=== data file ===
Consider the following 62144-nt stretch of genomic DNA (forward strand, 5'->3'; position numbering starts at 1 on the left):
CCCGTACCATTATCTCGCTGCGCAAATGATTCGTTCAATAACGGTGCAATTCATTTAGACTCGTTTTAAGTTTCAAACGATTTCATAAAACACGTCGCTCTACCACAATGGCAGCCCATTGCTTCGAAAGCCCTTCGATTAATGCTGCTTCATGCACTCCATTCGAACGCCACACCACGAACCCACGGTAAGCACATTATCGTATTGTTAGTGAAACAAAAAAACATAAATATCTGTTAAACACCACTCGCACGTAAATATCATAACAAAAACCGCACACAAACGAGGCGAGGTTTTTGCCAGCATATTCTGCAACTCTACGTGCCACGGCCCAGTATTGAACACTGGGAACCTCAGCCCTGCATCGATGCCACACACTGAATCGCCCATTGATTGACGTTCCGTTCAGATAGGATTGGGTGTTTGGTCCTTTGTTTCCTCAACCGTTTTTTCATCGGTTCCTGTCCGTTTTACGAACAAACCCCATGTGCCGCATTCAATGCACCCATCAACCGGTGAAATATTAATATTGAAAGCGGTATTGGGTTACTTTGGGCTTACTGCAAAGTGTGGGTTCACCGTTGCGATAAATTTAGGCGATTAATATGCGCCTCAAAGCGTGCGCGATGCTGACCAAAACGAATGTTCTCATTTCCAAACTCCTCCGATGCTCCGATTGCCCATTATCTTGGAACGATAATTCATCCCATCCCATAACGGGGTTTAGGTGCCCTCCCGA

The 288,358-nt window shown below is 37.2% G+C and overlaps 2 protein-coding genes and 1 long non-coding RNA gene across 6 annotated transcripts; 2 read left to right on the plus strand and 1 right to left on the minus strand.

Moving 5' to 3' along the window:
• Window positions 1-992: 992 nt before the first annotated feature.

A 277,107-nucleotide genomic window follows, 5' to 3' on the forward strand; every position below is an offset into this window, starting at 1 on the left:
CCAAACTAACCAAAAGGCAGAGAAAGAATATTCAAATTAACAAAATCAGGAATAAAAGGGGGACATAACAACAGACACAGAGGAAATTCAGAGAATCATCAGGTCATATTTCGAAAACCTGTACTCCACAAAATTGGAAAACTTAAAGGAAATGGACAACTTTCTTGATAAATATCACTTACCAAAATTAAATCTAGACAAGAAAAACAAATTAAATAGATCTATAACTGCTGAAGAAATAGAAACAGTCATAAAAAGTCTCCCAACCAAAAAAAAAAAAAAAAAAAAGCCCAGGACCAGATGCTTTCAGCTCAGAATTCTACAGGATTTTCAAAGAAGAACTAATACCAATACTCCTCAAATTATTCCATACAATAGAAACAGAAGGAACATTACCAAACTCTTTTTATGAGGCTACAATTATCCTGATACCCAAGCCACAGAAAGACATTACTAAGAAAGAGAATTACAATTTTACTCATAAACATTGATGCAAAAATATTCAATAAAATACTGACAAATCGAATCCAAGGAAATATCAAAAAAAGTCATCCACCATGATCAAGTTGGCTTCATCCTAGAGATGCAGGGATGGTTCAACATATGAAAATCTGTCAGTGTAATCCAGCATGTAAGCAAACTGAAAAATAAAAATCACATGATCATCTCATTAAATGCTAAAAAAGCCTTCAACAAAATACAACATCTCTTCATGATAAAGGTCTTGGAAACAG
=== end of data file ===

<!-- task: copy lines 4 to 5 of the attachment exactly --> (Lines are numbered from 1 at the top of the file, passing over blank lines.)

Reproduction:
Moving 5' to 3' along the window:
• Window positions 1-992: 992 nt before the first annotated feature.